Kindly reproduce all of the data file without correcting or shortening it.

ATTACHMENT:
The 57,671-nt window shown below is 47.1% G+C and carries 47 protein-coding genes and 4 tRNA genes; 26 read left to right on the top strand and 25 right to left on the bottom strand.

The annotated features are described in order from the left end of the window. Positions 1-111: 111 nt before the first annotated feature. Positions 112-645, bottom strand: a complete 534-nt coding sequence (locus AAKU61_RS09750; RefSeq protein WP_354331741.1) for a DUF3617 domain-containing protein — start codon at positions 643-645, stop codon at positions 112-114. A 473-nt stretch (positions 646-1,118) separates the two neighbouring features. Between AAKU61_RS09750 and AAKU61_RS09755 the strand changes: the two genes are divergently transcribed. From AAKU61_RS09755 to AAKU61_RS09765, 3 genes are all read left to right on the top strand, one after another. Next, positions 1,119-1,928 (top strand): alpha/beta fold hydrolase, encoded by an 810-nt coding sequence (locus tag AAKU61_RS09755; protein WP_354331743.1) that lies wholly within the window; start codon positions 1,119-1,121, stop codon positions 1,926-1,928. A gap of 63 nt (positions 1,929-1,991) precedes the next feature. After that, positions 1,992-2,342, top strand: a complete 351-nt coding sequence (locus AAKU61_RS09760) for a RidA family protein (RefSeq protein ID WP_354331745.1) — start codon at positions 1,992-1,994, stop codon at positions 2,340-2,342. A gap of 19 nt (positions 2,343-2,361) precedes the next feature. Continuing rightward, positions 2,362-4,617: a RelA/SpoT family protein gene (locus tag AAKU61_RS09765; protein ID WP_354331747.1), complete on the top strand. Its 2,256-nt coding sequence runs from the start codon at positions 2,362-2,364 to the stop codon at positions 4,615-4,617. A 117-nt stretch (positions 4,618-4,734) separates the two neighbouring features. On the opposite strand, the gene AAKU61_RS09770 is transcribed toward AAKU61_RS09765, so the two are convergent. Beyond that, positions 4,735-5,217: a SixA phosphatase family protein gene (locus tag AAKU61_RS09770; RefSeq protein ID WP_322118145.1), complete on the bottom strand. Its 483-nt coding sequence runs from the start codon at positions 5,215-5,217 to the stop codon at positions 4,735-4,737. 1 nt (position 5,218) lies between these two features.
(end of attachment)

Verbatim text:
The 57,671-nt window shown below is 47.1% G+C and carries 47 protein-coding genes and 4 tRNA genes; 26 read left to right on the top strand and 25 right to left on the bottom strand.

The annotated features are described in order from the left end of the window. Positions 1-111: 111 nt before the first annotated feature. Positions 112-645, bottom strand: a complete 534-nt coding sequence (locus AAKU61_RS09750; RefSeq protein WP_354331741.1) for a DUF3617 domain-containing protein — start codon at positions 643-645, stop codon at positions 112-114. A 473-nt stretch (positions 646-1,118) separates the two neighbouring features. Between AAKU61_RS09750 and AAKU61_RS09755 the strand changes: the two genes are divergently transcribed. From AAKU61_RS09755 to AAKU61_RS09765, 3 genes are all read left to right on the top strand, one after another. Next, positions 1,119-1,928 (top strand): alpha/beta fold hydrolase, encoded by an 810-nt coding sequence (locus tag AAKU61_RS09755; protein WP_354331743.1) that lies wholly within the window; start codon positions 1,119-1,121, stop codon positions 1,926-1,928. A gap of 63 nt (positions 1,929-1,991) precedes the next feature. After that, positions 1,992-2,342, top strand: a complete 351-nt coding sequence (locus AAKU61_RS09760) for a RidA family protein (RefSeq protein ID WP_354331745.1) — start codon at positions 1,992-1,994, stop codon at positions 2,340-2,342. A gap of 19 nt (positions 2,343-2,361) precedes the next feature. Continuing rightward, positions 2,362-4,617: a RelA/SpoT family protein gene (locus tag AAKU61_RS09765; protein ID WP_354331747.1), complete on the top strand. Its 2,256-nt coding sequence runs from the start codon at positions 2,362-2,364 to the stop codon at positions 4,615-4,617. A 117-nt stretch (positions 4,618-4,734) separates the two neighbouring features. On the opposite strand, the gene AAKU61_RS09770 is transcribed toward AAKU61_RS09765, so the two are convergent. Beyond that, positions 4,735-5,217: a SixA phosphatase family protein gene (locus tag AAKU61_RS09770; RefSeq protein ID WP_322118145.1), complete on the bottom strand. Its 483-nt coding sequence runs from the start codon at positions 5,215-5,217 to the stop codon at positions 4,735-4,737. 1 nt (position 5,218) lies between these two features.